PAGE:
More than 250 businesses have now signed up to the Scottish Business Pledge.
More than 250 businesses have now signed up to the Scottish Business Pledge. All pay the Living Wage, and all have signalled their commitment to two or more of the other Pledge practices. These Pledge businesses include employers of all sizes, across sectors and industries and from across Scotland and it takes only a quick glance at the list to get an idea of how diverse a group they are. The Pledge companies are also diverse in how they implement Pledge practices, and there is clearly no ‘one size fits all’.
Yet across that diversity, Pledge companies also show an important similarity beyond having signed up to the SBP. What Pledge businesses have in common is a public commitment to a broad set of progressive practices that can lead to better business performance and resilience, sustainable growth and to fair and high quality jobs and work – a self-reinforcing loop or virtuous circle designed to deliver for employers, employees and society as a whole.
Being a success in what you do and making a commitment to continue to do better are crucial for individual Pledge businesses. But it is also crucially important to understand why and how certain business and workplace practices and behaviours work – how they lead to positive outcomes, and how to learn from when they don’t. This understanding can help solve problems, avoid pitfalls, and identify new ways to improve and to recreate success as business circumstances change. Importantly, this understanding can help other businesses to learn and can broaden the adoption of progressive practices across Scotland.
This is where the research team from the Scottish Centre for Employment Research (SCER) at the University of Strathclyde can help. SCER hosts the Innovating Works initiative which works in partnership with key public agencies to promote and support workplace innovation and fair work. Indeed, the business approach of Tribe Yoga (URBN Fitness) – announced today as the 250th Pledge businesses – reflects its founder’s involvement in Innovating Works with its key objective of improving work and workplaces. The SCER team have also worked with GMG Contracting and Munro Rehab Limited, both Pledge businesses, amongst other small and large, private and public sector organisations.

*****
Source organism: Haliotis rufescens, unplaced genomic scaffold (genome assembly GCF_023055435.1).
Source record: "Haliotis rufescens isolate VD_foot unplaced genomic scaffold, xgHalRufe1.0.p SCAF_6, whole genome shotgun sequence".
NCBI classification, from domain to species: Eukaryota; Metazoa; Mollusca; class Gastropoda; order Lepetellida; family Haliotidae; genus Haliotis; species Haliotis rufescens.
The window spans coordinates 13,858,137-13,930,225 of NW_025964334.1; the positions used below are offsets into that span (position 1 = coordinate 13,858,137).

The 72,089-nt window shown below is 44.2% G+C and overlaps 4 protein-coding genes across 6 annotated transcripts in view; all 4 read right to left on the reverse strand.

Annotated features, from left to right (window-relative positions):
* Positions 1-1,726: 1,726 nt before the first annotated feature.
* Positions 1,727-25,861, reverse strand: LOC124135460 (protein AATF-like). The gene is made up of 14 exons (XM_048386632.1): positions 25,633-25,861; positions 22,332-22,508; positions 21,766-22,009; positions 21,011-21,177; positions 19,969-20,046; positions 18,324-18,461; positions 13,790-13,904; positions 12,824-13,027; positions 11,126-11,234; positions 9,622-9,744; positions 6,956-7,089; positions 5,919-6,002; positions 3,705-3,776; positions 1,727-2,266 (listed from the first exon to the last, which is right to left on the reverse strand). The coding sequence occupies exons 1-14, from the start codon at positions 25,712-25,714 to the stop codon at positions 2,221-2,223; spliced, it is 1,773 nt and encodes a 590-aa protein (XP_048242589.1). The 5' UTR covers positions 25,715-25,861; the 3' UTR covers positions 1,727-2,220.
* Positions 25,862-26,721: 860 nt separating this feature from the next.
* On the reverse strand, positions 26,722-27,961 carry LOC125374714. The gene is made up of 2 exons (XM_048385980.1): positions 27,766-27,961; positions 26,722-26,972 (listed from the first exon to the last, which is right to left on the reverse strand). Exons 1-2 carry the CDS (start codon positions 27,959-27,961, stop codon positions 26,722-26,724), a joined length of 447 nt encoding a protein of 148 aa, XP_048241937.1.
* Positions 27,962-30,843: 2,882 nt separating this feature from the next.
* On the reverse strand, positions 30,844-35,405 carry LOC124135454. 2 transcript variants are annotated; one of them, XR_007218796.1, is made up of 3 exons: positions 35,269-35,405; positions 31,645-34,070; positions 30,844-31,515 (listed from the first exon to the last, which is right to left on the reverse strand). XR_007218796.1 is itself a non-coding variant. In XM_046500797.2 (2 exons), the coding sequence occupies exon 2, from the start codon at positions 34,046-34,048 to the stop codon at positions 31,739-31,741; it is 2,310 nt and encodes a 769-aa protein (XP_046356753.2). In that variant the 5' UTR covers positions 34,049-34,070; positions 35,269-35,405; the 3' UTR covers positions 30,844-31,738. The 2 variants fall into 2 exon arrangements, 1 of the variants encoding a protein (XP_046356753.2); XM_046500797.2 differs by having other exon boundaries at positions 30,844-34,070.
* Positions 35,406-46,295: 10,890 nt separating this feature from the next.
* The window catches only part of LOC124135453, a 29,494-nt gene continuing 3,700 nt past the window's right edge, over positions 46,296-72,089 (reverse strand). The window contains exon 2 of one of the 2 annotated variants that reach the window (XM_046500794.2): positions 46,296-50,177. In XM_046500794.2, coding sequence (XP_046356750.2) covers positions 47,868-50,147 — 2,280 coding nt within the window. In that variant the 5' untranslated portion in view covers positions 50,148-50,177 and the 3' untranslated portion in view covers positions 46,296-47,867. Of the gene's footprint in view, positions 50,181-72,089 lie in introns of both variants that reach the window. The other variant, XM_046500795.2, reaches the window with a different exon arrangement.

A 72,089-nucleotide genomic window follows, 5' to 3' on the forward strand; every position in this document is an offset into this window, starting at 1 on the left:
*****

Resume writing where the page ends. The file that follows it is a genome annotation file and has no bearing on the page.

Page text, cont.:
With support from key partners and Scottish Government, the SCER team have offered their online diagnostic tool to Pledge businesses to use to explore their own practice, with analysis undertaken by the SCER team and fed back to the business, along with any pointers to areas where positive changes and improvements might be made. The SCER team are very experienced in working with businesses in flexible ways that recognise time and business constraints and that is focussed on doing things better and doing better things.
Learning from, with and across the Pledge businesses is crucial to designing and delivering the best support to businesses, and learning and sharing across and beyond the Pledge businesses could have a significant impact. There are discussions taking place across the world about what workplace practices produce the best outcomes for business and for employees. Pledge businesses can add something very valuable to those discussions, delivering a better understanding of how the Pledge practices interact and the kinds of outcomes this produces in different combinations and in different business circumstances. This can help shape business practice in Scotland and beyond.
Businesses are right to ask for robust evidence and good examples of how particular practices support performance and produce positive outcomes for employees. Pledge businesses are well placed to be at the heart of that evidence, generating practical lessons about what works at work that is good for business, good for people and good for Scotland.
For further information, please refer to sources of help on this website (workforce-engagement) and for a link to the workplace innovation online tool, please contact the SCER team on firstname.lastname@example.org,
Professor Patricia Findlay